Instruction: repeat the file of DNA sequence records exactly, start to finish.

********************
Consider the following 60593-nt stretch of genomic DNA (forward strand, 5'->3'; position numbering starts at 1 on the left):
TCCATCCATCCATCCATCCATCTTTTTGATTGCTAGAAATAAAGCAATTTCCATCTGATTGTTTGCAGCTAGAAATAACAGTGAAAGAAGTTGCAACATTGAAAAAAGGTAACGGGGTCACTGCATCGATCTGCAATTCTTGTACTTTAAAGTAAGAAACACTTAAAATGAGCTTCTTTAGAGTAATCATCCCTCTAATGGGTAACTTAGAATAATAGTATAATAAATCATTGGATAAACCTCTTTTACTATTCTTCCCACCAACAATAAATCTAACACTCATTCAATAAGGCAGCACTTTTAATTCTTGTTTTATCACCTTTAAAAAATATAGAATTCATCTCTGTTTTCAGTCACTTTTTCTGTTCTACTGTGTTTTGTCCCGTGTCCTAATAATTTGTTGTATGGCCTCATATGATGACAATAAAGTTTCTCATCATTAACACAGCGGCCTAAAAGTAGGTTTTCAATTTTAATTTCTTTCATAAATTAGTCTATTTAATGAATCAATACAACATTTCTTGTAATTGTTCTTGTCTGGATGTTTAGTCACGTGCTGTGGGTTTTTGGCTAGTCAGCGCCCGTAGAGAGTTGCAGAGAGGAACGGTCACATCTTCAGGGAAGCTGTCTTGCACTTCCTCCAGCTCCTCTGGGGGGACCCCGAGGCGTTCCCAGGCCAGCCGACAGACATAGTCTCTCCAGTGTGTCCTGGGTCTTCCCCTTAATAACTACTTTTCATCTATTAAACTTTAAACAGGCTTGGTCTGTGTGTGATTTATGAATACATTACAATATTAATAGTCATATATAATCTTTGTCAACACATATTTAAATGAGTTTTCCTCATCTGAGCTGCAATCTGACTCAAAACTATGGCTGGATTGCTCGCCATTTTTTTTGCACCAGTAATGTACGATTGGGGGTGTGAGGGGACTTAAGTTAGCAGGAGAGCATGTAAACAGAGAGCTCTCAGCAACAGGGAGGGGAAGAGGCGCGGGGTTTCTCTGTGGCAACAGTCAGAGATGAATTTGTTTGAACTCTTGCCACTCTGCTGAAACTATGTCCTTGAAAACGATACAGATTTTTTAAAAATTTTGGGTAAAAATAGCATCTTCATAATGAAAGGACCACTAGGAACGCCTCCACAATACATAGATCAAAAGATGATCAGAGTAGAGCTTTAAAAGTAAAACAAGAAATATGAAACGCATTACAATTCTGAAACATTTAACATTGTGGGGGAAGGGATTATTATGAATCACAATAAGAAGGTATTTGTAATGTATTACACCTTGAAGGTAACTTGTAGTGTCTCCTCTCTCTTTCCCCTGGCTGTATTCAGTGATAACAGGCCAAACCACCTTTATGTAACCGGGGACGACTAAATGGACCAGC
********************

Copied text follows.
Consider the following 60593-nt stretch of genomic DNA (forward strand, 5'->3'; position numbering starts at 1 on the left):
TCCATCCATCCATCCATCCATCTTTTTGATTGCTAGAAATAAAGCAATTTCCATCTGATTGTTTGCAGCTAGAAATAACAGTGAAAGAAGTTGCAACATTGAAAAAAGGTAACGGGGTCACTGCATCGATCTGCAATTCTTGTACTTTAAAGTAAGAAACACTTAAAATGAGCTTCTTTAGAGTAATCATCCCTCTAATGGGTAACTTAGAATAATAGTATAATAAATCATTGGATAAACCTCTTTTACTATTCTTCCCACCAACAATAAATCTAACACTCATTCAATAAGGCAGCACTTTTAATTCTTGTTTTATCACCTTTAAAAAATATAGAATTCATCTCTGTTTTCAGTCACTTTTTCTGTTCTACTGTGTTTTGTCCCGTGTCCTAATAATTTGTTGTATGGCCTCATATGATGACAATAAAGTTTCTCATCATTAACACAGCGGCCTAAAAGTAGGTTTTCAATTTTAATTTCTTTCATAAATTAGTCTATTTAATGAATCAATACAACATTTCTTGTAATTGTTCTTGTCTGGATGTTTAGTCACGTGCTGTGGGTTTTTGGCTAGTCAGCGCCCGTAGAGAGTTGCAGAGAGGAACGGTCACATCTTCAGGGAAGCTGTCTTGCACTTCCTCCAGCTCCTCTGGGGGGACCCCGAGGCGTTCCCAGGCCAGCCGACAGACATAGTCTCTCCAGTGTGTCCTGGGTCTTCCCCTTAATAACTACTTTTCATCTATTAAACTTTAAACAGGCTTGGTCTGTGTGTGATTTATGAATACATTACAATATTAATAGTCATATATAATCTTTGTCAACACATATTTAAATGAGTTTTCCTCATCTGAGCTGCAATCTGACTCAAAACTATGGCTGGATTGCTCGCCATTTTTTTTGCACCAGTAATGTACGATTGGGGGTGTGAGGGGACTTAAGTTAGCAGGAGAGCATGTAAACAGAGAGCTCTCAGCAACAGGGAGGGGAAGAGGCGCGGGGTTTCTCTGTGGCAACAGTCAGAGATGAATTTGTTTGAACTCTTGCCACTCTGCTGAAACTATGTCCTTGAAAACGATACAGATTTTTTAAAAATTTTGGGTAAAAATAGCATCTTCATAATGAAAGGACCACTAGGAACGCCTCCACAATACATAGATCAAAAGATGATCAGAGTAGAGCTTTAAAAGTAAAACAAGAAATATGAAACGCATTACAATTCTGAAACATTTAACATTGTGGGGGAAGGGATTATTATGAATCACAATAAGAAGGTATTTGTAATGTATTACACCTTGAAGGTAACTTGTAGTGTCTCCTCTCTCTTTCCCCTGGCTGTATTCAGTGATAACAGGCCAAACCACCTTTATGTAACCGGGGACGACTAAATGGACCAGC